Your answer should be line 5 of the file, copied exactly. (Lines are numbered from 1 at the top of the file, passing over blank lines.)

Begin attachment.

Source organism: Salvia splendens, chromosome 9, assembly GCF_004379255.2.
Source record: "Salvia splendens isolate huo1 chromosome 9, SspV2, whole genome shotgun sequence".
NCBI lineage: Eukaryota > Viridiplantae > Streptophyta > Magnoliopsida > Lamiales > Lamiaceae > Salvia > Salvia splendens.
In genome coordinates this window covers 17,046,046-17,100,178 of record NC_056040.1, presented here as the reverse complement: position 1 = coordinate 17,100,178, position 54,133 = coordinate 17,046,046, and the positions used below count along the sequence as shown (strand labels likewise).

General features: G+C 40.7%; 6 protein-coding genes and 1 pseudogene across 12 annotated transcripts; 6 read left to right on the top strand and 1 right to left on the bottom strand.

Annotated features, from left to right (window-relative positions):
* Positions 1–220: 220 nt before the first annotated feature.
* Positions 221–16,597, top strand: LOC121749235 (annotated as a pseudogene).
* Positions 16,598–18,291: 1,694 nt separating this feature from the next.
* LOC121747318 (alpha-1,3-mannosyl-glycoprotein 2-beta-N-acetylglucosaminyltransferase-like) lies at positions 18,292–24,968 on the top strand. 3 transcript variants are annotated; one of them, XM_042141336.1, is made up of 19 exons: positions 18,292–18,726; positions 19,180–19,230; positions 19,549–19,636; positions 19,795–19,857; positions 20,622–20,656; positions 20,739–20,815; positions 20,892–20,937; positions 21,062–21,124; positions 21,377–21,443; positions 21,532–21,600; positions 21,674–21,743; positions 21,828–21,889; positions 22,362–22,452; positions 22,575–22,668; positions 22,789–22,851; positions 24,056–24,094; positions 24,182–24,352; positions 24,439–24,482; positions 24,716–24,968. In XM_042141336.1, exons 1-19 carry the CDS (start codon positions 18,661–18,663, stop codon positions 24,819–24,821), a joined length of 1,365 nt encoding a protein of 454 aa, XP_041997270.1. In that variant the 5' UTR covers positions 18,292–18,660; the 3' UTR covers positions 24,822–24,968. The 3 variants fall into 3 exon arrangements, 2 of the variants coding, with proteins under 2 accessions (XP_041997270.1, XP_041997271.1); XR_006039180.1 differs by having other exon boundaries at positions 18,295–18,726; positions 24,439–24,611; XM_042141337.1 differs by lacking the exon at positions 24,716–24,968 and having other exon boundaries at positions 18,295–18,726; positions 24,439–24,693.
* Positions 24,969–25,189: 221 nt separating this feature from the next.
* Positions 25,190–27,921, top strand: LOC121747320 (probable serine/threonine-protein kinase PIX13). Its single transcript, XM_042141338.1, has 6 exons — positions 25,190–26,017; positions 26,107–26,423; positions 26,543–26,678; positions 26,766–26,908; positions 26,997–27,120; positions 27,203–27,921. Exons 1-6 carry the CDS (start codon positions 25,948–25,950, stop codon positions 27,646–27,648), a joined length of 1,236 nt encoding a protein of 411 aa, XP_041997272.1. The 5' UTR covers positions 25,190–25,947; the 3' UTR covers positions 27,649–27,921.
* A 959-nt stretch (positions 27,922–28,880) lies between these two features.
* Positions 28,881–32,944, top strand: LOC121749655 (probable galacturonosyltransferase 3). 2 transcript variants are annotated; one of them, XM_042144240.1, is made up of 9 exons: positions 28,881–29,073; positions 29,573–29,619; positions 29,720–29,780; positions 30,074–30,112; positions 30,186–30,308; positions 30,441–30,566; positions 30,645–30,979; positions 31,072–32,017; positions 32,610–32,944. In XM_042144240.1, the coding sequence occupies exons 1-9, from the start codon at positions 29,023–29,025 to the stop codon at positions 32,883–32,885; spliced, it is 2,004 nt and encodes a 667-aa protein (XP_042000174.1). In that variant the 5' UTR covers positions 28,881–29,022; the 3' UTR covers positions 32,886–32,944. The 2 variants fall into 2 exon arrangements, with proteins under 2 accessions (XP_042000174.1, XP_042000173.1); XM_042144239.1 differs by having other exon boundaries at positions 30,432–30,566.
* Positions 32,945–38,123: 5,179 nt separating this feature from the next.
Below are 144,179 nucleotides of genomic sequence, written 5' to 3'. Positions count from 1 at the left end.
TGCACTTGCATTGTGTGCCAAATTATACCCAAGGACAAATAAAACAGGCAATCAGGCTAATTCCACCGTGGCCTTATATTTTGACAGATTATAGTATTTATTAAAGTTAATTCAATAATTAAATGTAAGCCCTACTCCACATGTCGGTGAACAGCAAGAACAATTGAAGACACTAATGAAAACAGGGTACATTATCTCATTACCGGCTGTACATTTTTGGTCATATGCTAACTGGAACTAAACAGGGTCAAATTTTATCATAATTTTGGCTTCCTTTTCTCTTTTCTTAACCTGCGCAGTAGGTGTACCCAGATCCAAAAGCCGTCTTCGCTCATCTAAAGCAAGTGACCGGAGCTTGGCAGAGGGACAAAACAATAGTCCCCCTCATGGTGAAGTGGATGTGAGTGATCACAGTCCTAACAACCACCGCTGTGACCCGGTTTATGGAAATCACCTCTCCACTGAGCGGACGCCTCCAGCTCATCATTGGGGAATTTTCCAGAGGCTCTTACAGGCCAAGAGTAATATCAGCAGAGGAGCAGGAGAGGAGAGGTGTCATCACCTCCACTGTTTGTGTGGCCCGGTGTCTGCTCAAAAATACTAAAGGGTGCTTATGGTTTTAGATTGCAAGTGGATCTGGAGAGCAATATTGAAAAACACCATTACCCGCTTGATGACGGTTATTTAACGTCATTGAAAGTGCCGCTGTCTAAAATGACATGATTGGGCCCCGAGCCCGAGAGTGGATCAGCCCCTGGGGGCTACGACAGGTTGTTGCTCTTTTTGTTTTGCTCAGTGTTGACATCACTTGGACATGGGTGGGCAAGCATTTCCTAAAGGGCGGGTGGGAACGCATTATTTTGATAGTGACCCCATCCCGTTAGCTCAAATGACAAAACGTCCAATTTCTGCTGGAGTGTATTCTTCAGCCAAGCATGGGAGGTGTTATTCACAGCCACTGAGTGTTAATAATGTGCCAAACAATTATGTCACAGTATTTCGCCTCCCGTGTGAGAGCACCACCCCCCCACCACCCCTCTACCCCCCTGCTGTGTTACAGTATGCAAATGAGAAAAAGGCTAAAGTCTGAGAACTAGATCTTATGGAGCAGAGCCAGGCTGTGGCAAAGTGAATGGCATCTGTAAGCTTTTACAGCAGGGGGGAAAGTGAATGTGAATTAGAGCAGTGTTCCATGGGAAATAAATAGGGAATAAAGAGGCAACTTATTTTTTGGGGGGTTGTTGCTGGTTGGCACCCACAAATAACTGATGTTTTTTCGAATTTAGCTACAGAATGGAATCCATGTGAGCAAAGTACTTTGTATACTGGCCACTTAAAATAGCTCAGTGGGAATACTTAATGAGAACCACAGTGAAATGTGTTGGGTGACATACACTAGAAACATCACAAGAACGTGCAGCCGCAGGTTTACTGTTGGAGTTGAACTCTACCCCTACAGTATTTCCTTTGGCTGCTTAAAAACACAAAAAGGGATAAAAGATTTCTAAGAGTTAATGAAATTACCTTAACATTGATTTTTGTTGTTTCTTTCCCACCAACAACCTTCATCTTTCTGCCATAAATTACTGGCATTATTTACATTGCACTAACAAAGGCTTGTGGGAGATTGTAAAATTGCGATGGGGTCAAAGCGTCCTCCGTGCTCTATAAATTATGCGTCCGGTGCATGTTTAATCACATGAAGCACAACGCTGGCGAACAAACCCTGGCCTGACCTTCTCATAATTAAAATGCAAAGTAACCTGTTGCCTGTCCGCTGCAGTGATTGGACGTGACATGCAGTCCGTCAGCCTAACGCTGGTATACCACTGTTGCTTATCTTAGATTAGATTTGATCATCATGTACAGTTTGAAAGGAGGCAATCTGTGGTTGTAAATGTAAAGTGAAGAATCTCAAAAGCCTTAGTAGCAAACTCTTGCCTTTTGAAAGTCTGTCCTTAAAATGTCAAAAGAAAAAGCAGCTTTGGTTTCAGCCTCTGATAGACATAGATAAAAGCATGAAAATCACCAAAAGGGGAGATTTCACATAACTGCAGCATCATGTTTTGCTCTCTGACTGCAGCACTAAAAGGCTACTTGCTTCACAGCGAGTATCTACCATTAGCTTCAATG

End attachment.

General features: G+C 40.7%; 6 protein-coding genes and 1 pseudogene across 12 annotated transcripts; 6 read left to right on the top strand and 1 right to left on the bottom strand.